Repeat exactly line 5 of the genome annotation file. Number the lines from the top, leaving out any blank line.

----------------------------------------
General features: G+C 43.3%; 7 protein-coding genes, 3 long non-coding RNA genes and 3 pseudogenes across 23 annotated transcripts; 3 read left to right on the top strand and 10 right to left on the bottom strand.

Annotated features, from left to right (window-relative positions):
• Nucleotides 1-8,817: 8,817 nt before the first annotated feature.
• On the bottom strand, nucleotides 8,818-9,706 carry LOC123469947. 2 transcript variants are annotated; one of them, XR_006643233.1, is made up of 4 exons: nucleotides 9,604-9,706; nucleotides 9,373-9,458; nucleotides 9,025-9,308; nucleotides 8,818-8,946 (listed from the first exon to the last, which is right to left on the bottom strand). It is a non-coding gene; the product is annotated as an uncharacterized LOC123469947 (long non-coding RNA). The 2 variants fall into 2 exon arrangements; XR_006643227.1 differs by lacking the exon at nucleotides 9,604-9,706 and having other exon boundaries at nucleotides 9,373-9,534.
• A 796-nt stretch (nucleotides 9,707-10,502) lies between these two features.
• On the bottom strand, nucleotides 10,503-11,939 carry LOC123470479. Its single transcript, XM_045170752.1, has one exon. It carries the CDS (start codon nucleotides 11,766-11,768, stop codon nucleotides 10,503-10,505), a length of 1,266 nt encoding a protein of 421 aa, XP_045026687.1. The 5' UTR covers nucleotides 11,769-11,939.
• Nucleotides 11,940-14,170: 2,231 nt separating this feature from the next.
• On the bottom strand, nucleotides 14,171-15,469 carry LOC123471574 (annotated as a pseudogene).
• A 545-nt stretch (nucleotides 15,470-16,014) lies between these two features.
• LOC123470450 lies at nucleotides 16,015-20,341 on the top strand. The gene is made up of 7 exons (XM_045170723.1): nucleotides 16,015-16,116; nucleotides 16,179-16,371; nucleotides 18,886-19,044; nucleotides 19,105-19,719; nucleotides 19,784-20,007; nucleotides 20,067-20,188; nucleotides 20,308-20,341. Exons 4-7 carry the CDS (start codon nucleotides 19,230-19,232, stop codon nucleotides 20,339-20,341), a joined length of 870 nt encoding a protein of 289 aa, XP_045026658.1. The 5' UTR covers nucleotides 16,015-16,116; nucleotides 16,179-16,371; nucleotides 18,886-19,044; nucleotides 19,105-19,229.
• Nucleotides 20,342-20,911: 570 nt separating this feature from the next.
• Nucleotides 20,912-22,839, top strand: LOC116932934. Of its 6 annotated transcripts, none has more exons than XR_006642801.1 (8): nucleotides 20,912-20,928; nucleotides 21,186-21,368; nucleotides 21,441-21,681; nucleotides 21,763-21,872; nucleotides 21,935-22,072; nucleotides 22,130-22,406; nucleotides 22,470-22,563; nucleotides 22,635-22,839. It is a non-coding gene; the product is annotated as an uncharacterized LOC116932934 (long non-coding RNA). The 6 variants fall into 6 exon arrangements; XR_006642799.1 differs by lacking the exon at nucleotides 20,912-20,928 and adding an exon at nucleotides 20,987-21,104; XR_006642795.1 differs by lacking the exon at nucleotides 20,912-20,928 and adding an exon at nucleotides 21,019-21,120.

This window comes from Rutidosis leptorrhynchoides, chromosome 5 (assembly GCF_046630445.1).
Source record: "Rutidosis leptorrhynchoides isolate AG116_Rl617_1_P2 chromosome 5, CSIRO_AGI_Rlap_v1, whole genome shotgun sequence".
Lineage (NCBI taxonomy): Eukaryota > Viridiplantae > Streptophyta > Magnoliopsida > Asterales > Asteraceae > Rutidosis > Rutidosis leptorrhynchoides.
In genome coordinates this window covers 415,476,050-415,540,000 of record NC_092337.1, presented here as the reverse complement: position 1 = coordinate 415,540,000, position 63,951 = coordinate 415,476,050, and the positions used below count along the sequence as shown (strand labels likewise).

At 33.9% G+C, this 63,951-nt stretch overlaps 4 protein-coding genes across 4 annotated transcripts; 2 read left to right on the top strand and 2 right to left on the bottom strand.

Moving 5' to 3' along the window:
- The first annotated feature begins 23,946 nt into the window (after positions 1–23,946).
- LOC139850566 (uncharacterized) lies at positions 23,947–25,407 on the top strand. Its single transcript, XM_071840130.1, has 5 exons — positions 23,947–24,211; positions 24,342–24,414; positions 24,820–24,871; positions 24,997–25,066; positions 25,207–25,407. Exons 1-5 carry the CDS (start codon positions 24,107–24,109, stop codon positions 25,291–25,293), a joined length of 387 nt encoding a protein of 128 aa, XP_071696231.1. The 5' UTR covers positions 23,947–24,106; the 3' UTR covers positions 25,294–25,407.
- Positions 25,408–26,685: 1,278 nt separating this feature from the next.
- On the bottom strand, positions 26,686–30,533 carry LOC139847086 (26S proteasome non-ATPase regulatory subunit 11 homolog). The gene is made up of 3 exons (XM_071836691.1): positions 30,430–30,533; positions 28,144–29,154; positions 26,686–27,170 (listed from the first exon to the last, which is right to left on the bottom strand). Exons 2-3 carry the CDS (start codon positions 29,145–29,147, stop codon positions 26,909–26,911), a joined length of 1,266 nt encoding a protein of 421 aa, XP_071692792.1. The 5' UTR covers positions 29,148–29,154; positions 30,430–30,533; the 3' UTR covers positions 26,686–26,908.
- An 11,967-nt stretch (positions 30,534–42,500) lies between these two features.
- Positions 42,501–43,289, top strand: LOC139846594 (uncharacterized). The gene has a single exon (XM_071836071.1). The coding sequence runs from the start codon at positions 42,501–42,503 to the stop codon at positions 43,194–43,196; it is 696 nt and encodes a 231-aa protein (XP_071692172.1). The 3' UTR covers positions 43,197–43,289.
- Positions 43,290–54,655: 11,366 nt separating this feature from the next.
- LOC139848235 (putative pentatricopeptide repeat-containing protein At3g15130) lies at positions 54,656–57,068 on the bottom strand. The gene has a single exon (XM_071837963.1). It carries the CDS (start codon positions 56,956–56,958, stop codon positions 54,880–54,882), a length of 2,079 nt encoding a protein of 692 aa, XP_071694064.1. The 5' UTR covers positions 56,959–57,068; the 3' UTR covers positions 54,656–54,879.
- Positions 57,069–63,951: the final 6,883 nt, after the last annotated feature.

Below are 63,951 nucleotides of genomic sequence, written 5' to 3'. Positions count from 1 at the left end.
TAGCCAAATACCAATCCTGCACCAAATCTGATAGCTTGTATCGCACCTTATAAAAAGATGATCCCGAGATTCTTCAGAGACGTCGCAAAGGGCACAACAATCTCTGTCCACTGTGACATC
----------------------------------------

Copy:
• A 796-nt stretch (nucleotides 9,707-10,502) lies between these two features.